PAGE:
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LLR set to enforce immigration law at S.C. businesses

By Liz Segrist
Published Jan. 16, 2012

The S.C. Department of Labor, Licensing and Regulation will perform audits internally to enforce South Carolina’s new immigration law rather than hire a private contractor.

The immigration law went into effect Jan. 1 requiring all businesses to verify new employees’ citizenship.

The Labor, Licensing and Regulation Department, or LLR, expected to hire a private contractor to conduct the audits in conjunction with the LLR as of December. LLR published a request for proposal in October that was open to any vendors in the state through the state contract procurement process.

“For now, this [audits] is going to be done in house. We will re-evaluate after the program is up and running,” said Lesia Kudelka, LLR’s communications director, in an email.

All public employers, contractors, subcontractors and private employers are now required to enroll in the federal E-Verify System and register all new hires in it. The E-Verify System is a free, online system that compares documents and I-9 forms to electronically verify the employment eligibility and citizenship of newly hired employees. S.C. businesses can learn more here.

Previous coverage

The LLR will do routine audits of employers to determine compliance with the law, as well as investigate into complaints of employers allegedly not using E-Verify or hiring unauthorized workers. Employers risk their business license if not compliant.

The estimated annual budget for LLR to run this program is $250,000. This includes about $15,000 for operating costs and around $22,000 for travel costs, as well as $46,500 for employer contributions for employee benefits, such as retirement and health insurance.

The budget also allocated around $166,000 for total personnel; with around $79,800 for a program manager and roughly $86,000 for two program coordinators. The Budget Proviso 65.8 directs LLR to pay for the program with funds carried forward from the prior fiscal year.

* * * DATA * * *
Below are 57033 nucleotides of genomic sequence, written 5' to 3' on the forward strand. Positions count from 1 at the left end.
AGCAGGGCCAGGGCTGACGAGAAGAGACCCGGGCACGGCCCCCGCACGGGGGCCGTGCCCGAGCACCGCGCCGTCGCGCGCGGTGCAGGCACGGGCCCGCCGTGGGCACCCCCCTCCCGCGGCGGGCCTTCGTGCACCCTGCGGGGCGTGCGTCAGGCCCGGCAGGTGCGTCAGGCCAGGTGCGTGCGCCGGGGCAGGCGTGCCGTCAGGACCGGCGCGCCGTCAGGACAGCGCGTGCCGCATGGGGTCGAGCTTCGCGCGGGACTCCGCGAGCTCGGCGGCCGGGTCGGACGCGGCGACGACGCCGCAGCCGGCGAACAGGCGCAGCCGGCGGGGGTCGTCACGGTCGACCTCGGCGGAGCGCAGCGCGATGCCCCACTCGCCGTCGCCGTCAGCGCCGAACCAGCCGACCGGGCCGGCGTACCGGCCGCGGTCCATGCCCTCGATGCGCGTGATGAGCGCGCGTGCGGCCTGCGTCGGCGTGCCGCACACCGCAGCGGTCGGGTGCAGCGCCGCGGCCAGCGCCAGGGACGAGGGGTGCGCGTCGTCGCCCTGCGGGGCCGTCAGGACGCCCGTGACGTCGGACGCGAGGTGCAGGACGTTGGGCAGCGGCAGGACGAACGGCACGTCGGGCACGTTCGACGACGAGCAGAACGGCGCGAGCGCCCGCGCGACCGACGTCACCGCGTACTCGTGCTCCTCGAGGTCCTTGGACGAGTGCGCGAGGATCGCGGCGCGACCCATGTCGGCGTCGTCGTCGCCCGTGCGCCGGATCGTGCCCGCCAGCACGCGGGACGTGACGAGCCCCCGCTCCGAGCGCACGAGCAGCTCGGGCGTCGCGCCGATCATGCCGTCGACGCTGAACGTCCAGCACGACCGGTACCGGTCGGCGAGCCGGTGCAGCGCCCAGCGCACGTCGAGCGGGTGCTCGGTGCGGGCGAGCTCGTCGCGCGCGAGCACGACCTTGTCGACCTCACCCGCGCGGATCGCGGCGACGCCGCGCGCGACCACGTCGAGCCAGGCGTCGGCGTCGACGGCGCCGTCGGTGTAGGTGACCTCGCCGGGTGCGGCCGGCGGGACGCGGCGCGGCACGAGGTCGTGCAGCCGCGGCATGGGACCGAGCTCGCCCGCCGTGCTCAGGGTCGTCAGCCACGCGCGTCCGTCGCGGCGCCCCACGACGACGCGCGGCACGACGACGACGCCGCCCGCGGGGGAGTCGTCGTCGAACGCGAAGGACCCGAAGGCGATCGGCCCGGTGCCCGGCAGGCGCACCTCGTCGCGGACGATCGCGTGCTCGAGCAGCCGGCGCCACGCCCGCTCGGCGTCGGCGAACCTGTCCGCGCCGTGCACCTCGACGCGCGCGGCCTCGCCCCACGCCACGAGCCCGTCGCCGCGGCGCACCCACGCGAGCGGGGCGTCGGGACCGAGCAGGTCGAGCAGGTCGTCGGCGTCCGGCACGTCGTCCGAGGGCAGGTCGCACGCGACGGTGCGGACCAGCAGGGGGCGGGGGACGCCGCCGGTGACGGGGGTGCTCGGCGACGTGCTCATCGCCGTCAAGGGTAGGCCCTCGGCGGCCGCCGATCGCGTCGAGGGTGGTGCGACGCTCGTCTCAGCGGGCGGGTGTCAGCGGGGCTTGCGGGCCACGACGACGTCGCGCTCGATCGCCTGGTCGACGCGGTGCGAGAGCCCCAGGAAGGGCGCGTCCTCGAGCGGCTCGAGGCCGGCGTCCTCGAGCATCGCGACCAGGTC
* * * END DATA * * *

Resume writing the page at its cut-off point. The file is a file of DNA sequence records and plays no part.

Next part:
“We won’t hit every business. No inspection program of any kind ever gets to every business,” said Jim Knight, the LLR’s Immigrant Worker Compliance Office administrator. “The key is the awareness that there’s a law requiring compliance and an agency conducting audits to ensure compliance through a fair sample of employers at random.”

Audit process

Routine audits will occur throughout the state at all types of businesses without targeting any particular industries. The audit might take place by mail, email or an onsite visit.

The number of employees employed will not impact the audit process. The focus is on the number of employees hired after Jan. 1. The audit does not include any undercover investigations, such as sending in an unauthorized worker to an employer.

Every employer has to enroll in the E-Verify system by Jan. 1 and verify new hires within three business days from then on to be in compliance. During the first six months of 2012, sanctions will not be imposed on an employer found not to be enrolled.

Consequences go into effect July 1, ranging from one-year probation to business licenses being revoked for up to five years, depending on the number of violations within certain time frames.

Debated law

Gov. Nikki Haley signed the law June 27, expanding off of the 2008 Act, now requiring every S.C. employer to register for and participate in E-Verify.

Proponents of the law say it will help maintain a legal workforce and protect the jobs of authorized workers. Opponents say it might create more work for overburdened businesses and it could overlap with federal agencies’ immigration goals.

The U.S. Department of Justice sued to block the law Oct. 31, arguing that state government can’t decide immigration enforcement. Alabama and Arizona laws were previously sued by the department as well.

Some highly contested components of the law were blocked when U.S. District Judge Richard Gergel’s issued an opinion in December, including:

  • Having police check the immigration status of a person stopped for even minor traffic offenses if they have “reasonable suspicion” the person is in the country illegally.
  • Arresting people on charges of harboring or transporting illegal immigrants.
  • Requiring people to carry immigration documents.

Gergel’s ruling did leave the provision requiring employers to use E-Verify to check workers’ eligibility. Gergel also let stand provisions authorizing the Department of Public Safety to form a 10-officer immigration enforcement unit, and provisions making it a crime for illegal immigrants to sell fake IDs.

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